Anyone who buys into the oft repeated media convention that the FA Cup no longer means anything in the modern game needs to take a look at the scenes which took place in Villa Park on Saturday evening. The explosion of emotion from the Villa fans which spilled from the stands and onto the pitch served to remind the old and infirm among us of a bygone era. Not always a better era I hasten to add. Running battles along concrete terraces, ploughed pitches that made Selhurst Park look like the newly laid baize on a snooker table, up and under cloggers sending the ball skywards, racist chanting and mounted police. Age provides us with a curious telescope through which to gaze at the past. I know all of those things to be true and yet still experience a serene, fuzzy contentment when I allow myself to wallow in the warm waters of my nostalgia. There was an electricity in a football stadium whether it was a European Cup night between giants of the modern game or an early round of the Sherpa Van Trophy against Wallsall on a wet Wednesday evening at Twerton Park.
The raw, visceral excitement contorting the faces of those Villa fans as their team moved to within sight of a trip to Wembley – even if it was only for a semi final – had that same lightning running through it. This wasn’t generated by the magic of the FA Cup per se, it had more to do with the way football manages to connect with some primitive ferocity within us, encapsulating fear, anticipation, loathing, love, release, relief, joy and exultation all in an adrenaline fuelled ninety minutes of savage nail biting tension. It does help that there was a chance of glory at the end of the game, that the opposition were local rivals and that their side had endured a very poor season thus far, but it did me good to see that people still cared enough to get so carried away.
The BBC commentators were of course appalled by the pitch invasion and even those of us less feeble minded than Mark Lawrenson (and I am not excluding much of the human race in that statement) were concerned as the fans streamed onto the pitch. I ought to point out that I wasn’t overly worried about public safety more that Villa might see the result overturned if their own fans caused the match to be abandoned. No one wanted to see Pulis get a second chance to stink up the semi finals with his twisted, smug little grin did they? I didn’t particularly fear for the safety of the inept referee or the players as it looked as if most fans crossed the invisible barrier simply to congratulate their heroes, take a selfie or just to express the rapture of the moment. The debate which followed however, stirred some memories.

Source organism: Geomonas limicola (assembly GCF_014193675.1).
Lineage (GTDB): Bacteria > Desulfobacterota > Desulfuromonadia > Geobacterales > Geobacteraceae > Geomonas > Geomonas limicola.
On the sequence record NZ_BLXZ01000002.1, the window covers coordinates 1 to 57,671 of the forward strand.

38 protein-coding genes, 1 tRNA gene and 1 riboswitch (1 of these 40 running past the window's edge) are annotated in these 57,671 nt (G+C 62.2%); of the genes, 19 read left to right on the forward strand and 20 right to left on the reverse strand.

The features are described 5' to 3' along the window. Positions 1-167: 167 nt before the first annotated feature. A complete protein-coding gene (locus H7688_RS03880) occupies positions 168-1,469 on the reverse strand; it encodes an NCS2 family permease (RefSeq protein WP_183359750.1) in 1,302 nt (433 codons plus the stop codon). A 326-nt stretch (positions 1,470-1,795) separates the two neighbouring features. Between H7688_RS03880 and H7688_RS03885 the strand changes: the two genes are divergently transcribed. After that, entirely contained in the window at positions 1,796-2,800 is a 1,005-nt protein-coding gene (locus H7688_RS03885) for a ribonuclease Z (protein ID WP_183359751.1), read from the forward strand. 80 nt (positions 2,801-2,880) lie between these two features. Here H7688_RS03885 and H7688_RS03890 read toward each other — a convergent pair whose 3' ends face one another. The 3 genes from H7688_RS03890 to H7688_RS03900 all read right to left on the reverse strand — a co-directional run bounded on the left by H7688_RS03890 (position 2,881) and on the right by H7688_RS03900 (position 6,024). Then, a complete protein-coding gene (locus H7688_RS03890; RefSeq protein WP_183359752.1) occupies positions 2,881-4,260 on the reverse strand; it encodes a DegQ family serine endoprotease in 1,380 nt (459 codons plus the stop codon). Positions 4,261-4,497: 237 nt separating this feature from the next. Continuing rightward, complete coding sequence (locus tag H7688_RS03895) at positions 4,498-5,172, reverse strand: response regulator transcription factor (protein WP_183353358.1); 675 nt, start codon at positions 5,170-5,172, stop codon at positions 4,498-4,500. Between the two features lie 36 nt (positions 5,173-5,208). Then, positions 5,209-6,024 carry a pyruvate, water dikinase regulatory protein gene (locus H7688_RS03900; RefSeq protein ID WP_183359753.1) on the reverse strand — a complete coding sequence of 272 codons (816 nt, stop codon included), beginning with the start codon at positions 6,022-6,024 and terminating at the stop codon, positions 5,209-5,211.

The last time I went onto the pitch during a game was, I think, about nineteen ninety six. It was Ashton Gate, Rovers were destroying City by two goals to nil and many City fans spent the match locked out of the ground due to a sell out crowd. Some of these started trying to come in through the back of the stand in which the away fans were corralled. Made a deuce of a row tearing off hoardings and banging on the walls as I recall. We decided to wander onto the pitch to avoid becoming embroiled in any potential disorder and thereby alert the authorities to the fact that a bunch of fans were wrecking their own stadium to try to get at us. It was a frightfully genteel pitch invasion with people helping elderly supporters over the barrier and those with children being shepherded to the front of the queue. Later on however the home fans raced onto the turf intent on chasing the players and officials from the pitch. In the main they succeeded, but the Rovers centre forward Peter Beadle not only stood his ground but actually stepped forward towards the baying mob which then broke about him like water around a rock. It was quite a sight. Put it this way, if I had stood in an infantry square on the field of Waterloo as the French Cuirassiers bore down upon us I’d have hoped to find Peter Beadle stood next to me. Mounted police cleared the pitch and if memory serves the result stood.